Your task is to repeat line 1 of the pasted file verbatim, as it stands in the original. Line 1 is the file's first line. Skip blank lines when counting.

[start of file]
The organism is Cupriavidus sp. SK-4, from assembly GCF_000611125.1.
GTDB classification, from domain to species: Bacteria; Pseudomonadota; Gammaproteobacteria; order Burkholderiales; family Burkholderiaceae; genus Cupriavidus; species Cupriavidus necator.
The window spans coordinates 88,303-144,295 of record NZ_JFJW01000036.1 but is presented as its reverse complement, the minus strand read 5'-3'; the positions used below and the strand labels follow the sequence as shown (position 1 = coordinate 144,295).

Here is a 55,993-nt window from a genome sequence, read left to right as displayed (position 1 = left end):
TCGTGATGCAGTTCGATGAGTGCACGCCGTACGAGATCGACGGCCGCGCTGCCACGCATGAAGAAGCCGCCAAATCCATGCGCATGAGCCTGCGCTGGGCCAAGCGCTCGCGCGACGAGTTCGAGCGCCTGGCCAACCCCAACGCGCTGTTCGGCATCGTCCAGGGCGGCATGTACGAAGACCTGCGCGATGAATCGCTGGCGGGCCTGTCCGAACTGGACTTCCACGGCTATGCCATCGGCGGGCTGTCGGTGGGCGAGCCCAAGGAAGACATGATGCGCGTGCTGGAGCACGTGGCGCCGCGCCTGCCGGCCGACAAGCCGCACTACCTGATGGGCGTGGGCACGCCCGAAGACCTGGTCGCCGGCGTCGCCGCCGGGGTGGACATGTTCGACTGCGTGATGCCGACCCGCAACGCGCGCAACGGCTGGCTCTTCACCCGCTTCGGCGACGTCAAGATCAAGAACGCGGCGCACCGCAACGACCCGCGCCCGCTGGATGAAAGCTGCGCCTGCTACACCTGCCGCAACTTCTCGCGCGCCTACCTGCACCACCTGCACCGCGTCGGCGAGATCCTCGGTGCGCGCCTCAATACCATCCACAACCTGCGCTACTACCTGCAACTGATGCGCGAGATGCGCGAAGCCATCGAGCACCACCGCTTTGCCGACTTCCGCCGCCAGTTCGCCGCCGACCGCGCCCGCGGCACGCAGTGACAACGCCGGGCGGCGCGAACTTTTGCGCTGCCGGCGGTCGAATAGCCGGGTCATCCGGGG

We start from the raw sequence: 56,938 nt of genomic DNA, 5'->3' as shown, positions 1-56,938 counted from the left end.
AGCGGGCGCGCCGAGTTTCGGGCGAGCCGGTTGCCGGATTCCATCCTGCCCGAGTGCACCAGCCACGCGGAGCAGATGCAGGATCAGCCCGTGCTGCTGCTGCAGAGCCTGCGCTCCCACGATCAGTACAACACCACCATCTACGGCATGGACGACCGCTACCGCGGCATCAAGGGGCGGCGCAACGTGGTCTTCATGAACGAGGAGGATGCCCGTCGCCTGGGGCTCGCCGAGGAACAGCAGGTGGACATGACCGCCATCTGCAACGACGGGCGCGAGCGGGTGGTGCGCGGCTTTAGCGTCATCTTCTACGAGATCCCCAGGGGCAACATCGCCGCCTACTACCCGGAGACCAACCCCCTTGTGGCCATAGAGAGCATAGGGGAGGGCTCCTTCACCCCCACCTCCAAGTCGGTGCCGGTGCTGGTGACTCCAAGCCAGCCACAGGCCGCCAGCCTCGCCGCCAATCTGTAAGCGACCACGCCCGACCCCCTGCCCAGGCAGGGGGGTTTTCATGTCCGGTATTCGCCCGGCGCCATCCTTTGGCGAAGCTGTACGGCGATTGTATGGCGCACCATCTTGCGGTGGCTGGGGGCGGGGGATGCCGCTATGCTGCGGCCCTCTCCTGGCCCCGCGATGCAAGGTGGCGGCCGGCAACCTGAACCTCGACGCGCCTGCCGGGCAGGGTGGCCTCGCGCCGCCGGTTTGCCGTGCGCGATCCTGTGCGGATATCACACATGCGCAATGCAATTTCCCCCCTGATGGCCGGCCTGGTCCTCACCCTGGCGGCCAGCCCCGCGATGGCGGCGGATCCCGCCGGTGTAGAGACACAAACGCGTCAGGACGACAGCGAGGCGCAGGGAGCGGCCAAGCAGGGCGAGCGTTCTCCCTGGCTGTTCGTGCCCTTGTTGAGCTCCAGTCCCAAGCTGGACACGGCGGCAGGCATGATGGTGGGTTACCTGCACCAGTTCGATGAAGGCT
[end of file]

The organism is Cupriavidus sp. SK-4, from assembly GCF_000611125.1.